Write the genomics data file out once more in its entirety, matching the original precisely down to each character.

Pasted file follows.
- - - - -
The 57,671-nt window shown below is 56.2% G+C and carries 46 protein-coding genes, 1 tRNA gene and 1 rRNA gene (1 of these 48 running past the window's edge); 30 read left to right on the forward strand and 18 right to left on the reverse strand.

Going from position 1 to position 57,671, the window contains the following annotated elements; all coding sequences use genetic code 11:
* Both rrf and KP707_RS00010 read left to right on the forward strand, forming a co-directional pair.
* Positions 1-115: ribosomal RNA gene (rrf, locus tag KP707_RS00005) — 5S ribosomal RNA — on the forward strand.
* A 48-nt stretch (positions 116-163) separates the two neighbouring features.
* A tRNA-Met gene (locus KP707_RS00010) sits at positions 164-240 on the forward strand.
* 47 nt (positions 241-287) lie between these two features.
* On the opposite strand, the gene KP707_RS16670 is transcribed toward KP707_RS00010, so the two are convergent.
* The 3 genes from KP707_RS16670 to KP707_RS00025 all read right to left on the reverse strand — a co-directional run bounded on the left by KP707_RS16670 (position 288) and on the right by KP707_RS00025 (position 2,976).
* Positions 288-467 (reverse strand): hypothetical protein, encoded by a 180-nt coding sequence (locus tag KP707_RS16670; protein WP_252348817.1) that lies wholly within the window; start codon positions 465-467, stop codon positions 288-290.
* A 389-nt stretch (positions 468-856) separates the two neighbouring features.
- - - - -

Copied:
The 57,671-nt window shown below is 56.2% G+C and carries 46 protein-coding genes, 1 tRNA gene and 1 rRNA gene (1 of these 48 running past the window's edge); 30 read left to right on the forward strand and 18 right to left on the reverse strand.

Going from position 1 to position 57,671, the window contains the following annotated elements; all coding sequences use genetic code 11:
* Both rrf and KP707_RS00010 read left to right on the forward strand, forming a co-directional pair.
* Positions 1-115: ribosomal RNA gene (rrf, locus tag KP707_RS00005) — 5S ribosomal RNA — on the forward strand.
* A 48-nt stretch (positions 116-163) separates the two neighbouring features.
* A tRNA-Met gene (locus KP707_RS00010) sits at positions 164-240 on the forward strand.
* 47 nt (positions 241-287) lie between these two features.
* On the opposite strand, the gene KP707_RS16670 is transcribed toward KP707_RS00010, so the two are convergent.
* The 3 genes from KP707_RS16670 to KP707_RS00025 all read right to left on the reverse strand — a co-directional run bounded on the left by KP707_RS16670 (position 288) and on the right by KP707_RS00025 (position 2,976).
* Positions 288-467 (reverse strand): hypothetical protein, encoded by a 180-nt coding sequence (locus tag KP707_RS16670; protein WP_252348817.1) that lies wholly within the window; start codon positions 465-467, stop codon positions 288-290.
* A 389-nt stretch (positions 468-856) separates the two neighbouring features.